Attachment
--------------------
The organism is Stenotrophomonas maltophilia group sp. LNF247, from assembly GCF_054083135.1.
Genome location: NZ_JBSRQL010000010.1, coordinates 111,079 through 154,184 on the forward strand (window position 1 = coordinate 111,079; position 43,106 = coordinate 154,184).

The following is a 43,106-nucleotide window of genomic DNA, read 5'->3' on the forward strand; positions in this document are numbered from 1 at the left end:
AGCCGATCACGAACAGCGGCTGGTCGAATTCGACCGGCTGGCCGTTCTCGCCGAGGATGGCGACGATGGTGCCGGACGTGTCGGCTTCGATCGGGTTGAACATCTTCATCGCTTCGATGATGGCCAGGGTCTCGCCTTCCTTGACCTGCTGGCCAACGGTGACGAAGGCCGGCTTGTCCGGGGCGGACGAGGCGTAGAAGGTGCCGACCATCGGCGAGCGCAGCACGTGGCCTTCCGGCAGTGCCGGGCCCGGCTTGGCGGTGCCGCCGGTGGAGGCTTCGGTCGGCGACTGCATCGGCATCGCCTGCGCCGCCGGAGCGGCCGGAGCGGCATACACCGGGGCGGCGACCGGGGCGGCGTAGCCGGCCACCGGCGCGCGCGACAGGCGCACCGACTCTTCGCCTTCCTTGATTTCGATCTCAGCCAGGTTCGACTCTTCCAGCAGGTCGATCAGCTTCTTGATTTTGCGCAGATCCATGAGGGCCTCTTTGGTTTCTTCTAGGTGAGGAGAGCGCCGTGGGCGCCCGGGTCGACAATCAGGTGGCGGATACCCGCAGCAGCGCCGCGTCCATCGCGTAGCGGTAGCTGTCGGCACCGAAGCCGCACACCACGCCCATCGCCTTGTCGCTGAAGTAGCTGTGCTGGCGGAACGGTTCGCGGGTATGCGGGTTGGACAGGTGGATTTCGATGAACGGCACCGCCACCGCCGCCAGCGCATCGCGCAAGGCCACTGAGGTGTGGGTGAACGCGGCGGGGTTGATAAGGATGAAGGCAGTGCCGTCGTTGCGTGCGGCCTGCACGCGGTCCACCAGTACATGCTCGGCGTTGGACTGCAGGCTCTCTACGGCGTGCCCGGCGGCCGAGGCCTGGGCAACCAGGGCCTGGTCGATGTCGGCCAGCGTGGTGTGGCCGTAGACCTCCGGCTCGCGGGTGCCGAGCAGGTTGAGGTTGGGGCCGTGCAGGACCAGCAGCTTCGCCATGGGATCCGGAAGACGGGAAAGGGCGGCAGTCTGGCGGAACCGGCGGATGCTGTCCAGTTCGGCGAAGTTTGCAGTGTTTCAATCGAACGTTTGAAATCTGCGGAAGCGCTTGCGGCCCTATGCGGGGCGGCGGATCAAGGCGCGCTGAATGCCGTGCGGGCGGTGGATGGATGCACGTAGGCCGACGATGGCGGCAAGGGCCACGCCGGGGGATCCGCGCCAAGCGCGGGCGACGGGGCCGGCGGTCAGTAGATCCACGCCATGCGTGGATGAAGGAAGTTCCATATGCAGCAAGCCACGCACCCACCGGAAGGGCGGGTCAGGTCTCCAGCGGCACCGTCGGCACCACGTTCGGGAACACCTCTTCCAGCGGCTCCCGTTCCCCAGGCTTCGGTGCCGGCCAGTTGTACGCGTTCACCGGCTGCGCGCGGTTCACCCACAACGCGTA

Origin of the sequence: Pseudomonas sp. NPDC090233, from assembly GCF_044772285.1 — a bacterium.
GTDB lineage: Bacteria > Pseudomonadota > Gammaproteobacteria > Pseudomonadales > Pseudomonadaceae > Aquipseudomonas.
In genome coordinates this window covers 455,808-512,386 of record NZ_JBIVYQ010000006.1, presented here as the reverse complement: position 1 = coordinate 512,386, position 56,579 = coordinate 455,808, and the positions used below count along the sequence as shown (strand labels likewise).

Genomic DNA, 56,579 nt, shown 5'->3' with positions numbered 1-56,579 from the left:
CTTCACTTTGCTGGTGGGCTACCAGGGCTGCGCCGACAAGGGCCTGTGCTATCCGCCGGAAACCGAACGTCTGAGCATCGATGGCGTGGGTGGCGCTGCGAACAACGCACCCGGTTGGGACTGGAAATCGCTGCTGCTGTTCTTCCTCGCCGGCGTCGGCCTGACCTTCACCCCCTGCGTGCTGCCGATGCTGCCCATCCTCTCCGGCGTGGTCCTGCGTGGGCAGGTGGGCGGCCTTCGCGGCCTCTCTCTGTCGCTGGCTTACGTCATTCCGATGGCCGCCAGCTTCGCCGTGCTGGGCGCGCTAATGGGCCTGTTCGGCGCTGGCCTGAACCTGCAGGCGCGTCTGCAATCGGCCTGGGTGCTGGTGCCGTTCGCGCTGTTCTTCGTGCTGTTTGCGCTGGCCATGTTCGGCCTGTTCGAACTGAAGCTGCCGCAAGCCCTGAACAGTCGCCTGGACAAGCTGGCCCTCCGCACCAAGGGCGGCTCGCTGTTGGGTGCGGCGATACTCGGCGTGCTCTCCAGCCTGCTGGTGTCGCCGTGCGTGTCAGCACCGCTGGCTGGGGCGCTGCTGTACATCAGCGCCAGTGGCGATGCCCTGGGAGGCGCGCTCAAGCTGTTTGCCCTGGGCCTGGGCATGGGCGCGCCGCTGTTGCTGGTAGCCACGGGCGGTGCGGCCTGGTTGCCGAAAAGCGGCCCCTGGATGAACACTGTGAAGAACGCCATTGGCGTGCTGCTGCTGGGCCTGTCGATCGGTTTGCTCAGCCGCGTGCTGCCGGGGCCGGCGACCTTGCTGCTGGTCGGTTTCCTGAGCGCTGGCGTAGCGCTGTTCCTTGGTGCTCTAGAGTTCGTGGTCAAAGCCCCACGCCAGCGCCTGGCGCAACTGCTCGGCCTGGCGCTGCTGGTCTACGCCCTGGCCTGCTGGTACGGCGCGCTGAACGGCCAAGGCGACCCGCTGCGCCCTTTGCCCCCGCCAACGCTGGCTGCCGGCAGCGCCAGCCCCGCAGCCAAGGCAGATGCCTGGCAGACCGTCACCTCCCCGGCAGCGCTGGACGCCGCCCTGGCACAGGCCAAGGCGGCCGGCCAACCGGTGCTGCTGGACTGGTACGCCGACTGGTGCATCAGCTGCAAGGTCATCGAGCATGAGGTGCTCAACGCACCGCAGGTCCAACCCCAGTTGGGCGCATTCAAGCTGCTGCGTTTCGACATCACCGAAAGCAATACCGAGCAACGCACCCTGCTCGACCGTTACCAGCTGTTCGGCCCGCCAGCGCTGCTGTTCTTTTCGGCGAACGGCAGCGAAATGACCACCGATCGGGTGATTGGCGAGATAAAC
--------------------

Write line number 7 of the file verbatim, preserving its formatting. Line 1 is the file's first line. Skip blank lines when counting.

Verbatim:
In genome coordinates this window covers 455,808-512,386 of record NZ_JBIVYQ010000006.1, presented here as the reverse complement: position 1 = coordinate 512,386, position 56,579 = coordinate 455,808, and the positions used below count along the sequence as shown (strand labels likewise).